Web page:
5 Contract Red Flags to Watch Out For

By  //  December 3, 2022

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Building a business often includes signing several contracts. Before you sign any contracts, you should look closely at the terms and discuss them with your contract lawyer in Sydney.

When you sign contracts, they are legally binding, even if you find flaws with them later. Recognizing red flags protects your finances and your business’s reputation. 

There are several red flags to watch for, but start with these top five problems:

1. Non-Compete Agreements

Small business owners often get caught up in non-compete clauses to protect intellectual property, especially when they hire new employees or let employees go.

A non-compete clause can deter people from sharing details about confidential or secretive information. 

Unfortunately, non-compete clauses aren’t always enforceable, especially if they are missing specifics like reasonable and realistic support with time limits and rational geographic locations.

Many non-compete agreements are not enforceable, as they usually have unrealistic terms. Unenforceable non-compete agreements are a waste of money and time, which small business owners cannot waste. 

2. Liability and Indemnity Clauses

Liability clauses can be problematic because they involve paying for damages. Small businesses should be wary of liability contracts to protect themselves from negligence, especially if they are working with large companies.

The big companies use liability and indemnity clauses to take advantage of small companies that cannot afford similar protection. 

The red flag occurs when a contractor brings in a third party that is not included in the original contract or indemnity clauses. If a business brings a contract without an indemnity clause, then something is wrong and a lawyer should check the contract’s language. 

3. Automatic Renewals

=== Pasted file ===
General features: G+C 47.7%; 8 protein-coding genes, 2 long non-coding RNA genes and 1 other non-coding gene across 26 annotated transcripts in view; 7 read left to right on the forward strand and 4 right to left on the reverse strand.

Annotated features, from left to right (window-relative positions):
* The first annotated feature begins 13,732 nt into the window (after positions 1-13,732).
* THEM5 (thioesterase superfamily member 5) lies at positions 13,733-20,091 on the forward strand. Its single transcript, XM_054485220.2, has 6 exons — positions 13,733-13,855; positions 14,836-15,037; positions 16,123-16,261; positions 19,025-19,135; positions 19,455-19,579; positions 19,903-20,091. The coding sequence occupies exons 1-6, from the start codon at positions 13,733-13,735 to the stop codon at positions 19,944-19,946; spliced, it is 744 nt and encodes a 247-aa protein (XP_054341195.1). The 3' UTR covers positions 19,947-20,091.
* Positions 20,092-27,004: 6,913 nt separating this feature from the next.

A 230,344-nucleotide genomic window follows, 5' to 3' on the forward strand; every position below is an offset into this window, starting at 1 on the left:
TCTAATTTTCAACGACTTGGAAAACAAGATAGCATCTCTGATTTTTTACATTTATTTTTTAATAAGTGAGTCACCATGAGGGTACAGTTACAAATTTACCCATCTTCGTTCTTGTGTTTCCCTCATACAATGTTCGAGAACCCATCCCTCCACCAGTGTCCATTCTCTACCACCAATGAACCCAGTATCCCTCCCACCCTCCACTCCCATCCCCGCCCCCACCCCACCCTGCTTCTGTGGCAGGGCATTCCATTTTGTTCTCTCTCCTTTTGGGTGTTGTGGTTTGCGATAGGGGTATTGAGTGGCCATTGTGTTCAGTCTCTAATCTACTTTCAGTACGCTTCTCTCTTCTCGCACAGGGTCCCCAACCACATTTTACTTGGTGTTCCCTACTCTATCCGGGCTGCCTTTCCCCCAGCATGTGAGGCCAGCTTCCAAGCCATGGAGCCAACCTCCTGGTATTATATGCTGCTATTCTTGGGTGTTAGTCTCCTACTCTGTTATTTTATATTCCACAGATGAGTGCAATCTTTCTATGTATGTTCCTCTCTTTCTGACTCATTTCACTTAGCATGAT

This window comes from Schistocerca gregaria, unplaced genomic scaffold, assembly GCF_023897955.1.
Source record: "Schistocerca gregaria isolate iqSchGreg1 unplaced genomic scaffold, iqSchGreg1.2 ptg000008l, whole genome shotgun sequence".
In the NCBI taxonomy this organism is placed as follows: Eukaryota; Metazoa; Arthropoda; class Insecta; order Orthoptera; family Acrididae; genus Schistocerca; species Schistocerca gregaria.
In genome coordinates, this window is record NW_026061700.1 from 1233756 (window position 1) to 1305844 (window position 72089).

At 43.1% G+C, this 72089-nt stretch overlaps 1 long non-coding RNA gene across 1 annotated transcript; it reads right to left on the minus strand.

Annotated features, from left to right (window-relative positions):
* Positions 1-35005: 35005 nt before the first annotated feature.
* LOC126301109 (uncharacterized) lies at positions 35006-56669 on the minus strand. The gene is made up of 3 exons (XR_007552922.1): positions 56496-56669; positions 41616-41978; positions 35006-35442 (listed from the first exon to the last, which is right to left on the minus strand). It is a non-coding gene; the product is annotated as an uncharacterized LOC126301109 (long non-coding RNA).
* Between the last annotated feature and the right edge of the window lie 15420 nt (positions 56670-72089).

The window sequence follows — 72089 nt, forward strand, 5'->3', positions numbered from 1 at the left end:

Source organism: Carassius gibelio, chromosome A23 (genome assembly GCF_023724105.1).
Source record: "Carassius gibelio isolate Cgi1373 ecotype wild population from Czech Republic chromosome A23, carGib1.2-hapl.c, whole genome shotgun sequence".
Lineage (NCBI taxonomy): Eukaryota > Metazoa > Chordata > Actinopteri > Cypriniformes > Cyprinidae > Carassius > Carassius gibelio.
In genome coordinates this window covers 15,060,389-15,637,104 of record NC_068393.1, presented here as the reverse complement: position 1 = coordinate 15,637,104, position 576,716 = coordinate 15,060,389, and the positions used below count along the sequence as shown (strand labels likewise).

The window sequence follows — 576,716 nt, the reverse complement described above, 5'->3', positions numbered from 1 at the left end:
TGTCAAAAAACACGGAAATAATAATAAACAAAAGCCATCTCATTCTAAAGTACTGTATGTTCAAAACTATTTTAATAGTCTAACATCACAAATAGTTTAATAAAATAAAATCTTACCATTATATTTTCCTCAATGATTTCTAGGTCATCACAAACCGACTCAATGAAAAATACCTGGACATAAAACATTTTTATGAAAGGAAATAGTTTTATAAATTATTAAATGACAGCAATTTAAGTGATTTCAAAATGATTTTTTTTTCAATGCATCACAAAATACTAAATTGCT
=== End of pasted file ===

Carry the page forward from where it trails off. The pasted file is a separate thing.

Automatic renewals should be automatic red flags, as they continue contracts when the original time frame passes. B2B contracts often include automatic renewals in the smallest possible language so it is overlooked as business relationships continue until someone cancels the renewal.

Automatic renewal clauses are surprising, as most business owners overlook the terms, and continue to renew without second thoughts. With automatic renewals, business owners cannot renegotiate their contracts, so they cannot take advantage of new prices and specials. 

4. Termination Clauses

Terminations clauses are red flags because they include the language that usually ends contracts. When you sign a contract, you are committing to an agreement. Termination clauses include language that defines what the parties get at the close of the agreement.

When you sign a termination clause, you want to be sure you are paid for your work, and some clauses leave out those terms. 

Some termination clauses are early-termination fees – think of smartphone contracts or mortgages, which often have early-termination fees. Rookie business owners often fall prey to contracts with early termination fees, because they are simply trying to build relationships without reading the fine print. 

5. Penalties

Business owners should look closely at the penalties section of their contracts. If the contract has a problem, who is responsible for it? What penalties occur? The contract needs to have a cure period so organizations have time to repair problems so they can avoid penalties and dealing with excessive legal issues.